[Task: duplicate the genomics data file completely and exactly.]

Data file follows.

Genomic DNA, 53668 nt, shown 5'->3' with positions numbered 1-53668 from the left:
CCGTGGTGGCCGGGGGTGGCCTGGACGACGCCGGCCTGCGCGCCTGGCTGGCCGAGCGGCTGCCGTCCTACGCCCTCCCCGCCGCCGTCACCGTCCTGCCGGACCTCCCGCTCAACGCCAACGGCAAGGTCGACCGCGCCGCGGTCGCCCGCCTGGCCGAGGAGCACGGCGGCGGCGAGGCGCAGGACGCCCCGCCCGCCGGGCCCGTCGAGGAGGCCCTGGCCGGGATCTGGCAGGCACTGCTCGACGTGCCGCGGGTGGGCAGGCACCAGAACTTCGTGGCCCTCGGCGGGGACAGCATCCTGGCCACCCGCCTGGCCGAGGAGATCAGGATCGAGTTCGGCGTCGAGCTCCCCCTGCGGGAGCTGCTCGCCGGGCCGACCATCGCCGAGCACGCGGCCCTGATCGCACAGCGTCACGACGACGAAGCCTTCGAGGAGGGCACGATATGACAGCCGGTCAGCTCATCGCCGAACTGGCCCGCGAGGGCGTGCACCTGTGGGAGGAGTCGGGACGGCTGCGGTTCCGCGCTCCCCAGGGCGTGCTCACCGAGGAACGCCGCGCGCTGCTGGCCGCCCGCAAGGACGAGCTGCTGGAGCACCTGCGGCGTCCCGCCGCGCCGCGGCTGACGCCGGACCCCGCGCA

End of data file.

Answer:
Genomic DNA, 53668 nt, shown 5'->3' with positions numbered 1-53668 from the left:
CCGTGGTGGCCGGGGGTGGCCTGGACGACGCCGGCCTGCGCGCCTGGCTGGCCGAGCGGCTGCCGTCCTACGCCCTCCCCGCCGCCGTCACCGTCCTGCCGGACCTCCCGCTCAACGCCAACGGCAAGGTCGACCGCGCCGCGGTCGCCCGCCTGGCCGAGGAGCACGGCGGCGGCGAGGCGCAGGACGCCCCGCCCGCCGGGCCCGTCGAGGAGGCCCTGGCCGGGATCTGGCAGGCACTGCTCGACGTGCCGCGGGTGGGCAGGCACCAGAACTTCGTGGCCCTCGGCGGGGACAGCATCCTGGCCACCCGCCTGGCCGAGGAGATCAGGATCGAGTTCGGCGTCGAGCTCCCCCTGCGGGAGCTGCTCGCCGGGCCGACCATCGCCGAGCACGCGGCCCTGATCGCACAGCGTCACGACGACGAAGCCTTCGAGGAGGGCACGATATGACAGCCGGTCAGCTCATCGCCGAACTGGCCCGCGAGGGCGTGCACCTGTGGGAGGAGTCGGGACGGCTGCGGTTCCGCGCTCCCCAGGGCGTGCTCACCGAGGAACGCCGCGCGCTGCTGGCCGCCCGCAAGGACGAGCTGCTGGAGCACCTGCGGCGTCCCGCCGCGCCGCGGCTGACGCCGGACCCCGCGCA